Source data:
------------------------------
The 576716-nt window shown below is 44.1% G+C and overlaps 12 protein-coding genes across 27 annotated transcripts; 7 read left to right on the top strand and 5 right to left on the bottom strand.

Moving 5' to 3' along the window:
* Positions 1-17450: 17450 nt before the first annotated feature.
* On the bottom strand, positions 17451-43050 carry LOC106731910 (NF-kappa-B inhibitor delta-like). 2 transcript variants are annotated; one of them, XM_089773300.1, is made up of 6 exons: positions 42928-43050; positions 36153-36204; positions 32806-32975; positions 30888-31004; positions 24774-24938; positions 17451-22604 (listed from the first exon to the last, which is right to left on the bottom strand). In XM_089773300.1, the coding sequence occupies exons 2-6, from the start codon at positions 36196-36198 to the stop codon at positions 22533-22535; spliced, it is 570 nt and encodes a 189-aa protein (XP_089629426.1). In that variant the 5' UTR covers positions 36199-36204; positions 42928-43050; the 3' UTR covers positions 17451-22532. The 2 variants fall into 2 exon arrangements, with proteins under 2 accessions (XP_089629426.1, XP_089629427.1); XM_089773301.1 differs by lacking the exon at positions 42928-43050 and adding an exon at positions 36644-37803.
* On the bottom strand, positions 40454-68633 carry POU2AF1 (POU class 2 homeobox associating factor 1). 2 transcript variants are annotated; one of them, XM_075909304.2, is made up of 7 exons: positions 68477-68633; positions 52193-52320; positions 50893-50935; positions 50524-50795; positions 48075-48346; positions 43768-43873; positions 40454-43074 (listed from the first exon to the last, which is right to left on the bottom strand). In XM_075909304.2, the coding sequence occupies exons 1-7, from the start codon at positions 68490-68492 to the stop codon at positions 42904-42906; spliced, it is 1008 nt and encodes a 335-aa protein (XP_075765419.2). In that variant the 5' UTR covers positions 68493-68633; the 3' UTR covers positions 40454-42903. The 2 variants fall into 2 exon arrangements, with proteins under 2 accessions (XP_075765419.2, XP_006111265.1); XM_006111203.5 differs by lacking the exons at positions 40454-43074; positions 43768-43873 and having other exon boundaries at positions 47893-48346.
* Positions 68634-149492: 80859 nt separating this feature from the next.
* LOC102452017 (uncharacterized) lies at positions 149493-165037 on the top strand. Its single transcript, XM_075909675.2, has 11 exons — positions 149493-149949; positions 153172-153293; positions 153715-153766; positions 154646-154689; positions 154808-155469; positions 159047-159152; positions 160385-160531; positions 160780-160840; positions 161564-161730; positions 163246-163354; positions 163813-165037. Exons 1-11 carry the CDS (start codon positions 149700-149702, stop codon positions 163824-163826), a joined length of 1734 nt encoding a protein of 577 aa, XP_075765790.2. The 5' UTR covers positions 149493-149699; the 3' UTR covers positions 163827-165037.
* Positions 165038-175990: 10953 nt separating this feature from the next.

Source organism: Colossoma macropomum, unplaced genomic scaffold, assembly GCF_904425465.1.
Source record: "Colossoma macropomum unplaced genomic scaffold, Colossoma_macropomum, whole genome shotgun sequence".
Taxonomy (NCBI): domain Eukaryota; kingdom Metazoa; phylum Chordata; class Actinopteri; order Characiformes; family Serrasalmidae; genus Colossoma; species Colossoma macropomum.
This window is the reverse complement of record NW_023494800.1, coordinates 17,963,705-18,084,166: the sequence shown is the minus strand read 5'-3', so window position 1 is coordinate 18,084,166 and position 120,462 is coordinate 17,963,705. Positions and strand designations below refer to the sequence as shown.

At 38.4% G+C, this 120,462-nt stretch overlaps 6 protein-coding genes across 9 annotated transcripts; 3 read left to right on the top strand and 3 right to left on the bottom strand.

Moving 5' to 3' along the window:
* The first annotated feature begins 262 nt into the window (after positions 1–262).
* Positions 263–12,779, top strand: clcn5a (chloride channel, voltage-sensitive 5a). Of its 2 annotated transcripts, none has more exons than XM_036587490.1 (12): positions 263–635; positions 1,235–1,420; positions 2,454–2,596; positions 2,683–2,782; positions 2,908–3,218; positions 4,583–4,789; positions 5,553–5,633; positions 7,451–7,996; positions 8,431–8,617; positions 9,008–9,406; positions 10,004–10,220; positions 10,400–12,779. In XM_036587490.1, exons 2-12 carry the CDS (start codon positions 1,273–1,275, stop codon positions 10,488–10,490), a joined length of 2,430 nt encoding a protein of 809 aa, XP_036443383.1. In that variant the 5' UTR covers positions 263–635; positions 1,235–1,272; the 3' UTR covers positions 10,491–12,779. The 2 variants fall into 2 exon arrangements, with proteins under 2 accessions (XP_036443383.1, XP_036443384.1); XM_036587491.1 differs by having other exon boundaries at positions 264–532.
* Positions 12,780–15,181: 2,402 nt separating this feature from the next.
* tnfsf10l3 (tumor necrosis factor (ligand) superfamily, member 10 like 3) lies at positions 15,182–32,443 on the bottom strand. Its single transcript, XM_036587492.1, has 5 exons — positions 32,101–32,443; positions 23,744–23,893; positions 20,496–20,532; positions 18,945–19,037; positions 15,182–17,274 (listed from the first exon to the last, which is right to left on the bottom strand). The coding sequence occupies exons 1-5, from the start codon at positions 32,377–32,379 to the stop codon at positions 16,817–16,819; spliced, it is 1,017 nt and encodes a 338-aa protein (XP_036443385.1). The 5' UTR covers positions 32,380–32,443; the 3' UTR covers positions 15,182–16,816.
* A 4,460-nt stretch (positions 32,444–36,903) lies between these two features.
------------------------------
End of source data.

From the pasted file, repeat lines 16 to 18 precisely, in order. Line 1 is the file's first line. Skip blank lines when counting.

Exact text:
* Positions 263–12,779, top strand: clcn5a (chloride channel, voltage-sensitive 5a). Of its 2 annotated transcripts, none has more exons than XM_036587490.1 (12): positions 263–635; positions 1,235–1,420; positions 2,454–2,596; positions 2,683–2,782; positions 2,908–3,218; positions 4,583–4,789; positions 5,553–5,633; positions 7,451–7,996; positions 8,431–8,617; positions 9,008–9,406; positions 10,004–10,220; positions 10,400–12,779. In XM_036587490.1, exons 2-12 carry the CDS (start codon positions 1,273–1,275, stop codon positions 10,488–10,490), a joined length of 2,430 nt encoding a protein of 809 aa, XP_036443383.1. In that variant the 5' UTR covers positions 263–635; positions 1,235–1,272; the 3' UTR covers positions 10,491–12,779. The 2 variants fall into 2 exon arrangements, with proteins under 2 accessions (XP_036443383.1, XP_036443384.1); XM_036587491.1 differs by having other exon boundaries at positions 264–532.
* Positions 12,780–15,181: 2,402 nt separating this feature from the next.
* tnfsf10l3 (tumor necrosis factor (ligand) superfamily, member 10 like 3) lies at positions 15,182–32,443 on the bottom strand. Its single transcript, XM_036587492.1, has 5 exons — positions 32,101–32,443; positions 23,744–23,893; positions 20,496–20,532; positions 18,945–19,037; positions 15,182–17,274 (listed from the first exon to the last, which is right to left on the bottom strand). The coding sequence occupies exons 1-5, from the start codon at positions 32,377–32,379 to the stop codon at positions 16,817–16,819; spliced, it is 1,017 nt and encodes a 338-aa protein (XP_036443385.1). The 5' UTR covers positions 32,380–32,443; the 3' UTR covers positions 15,182–16,816.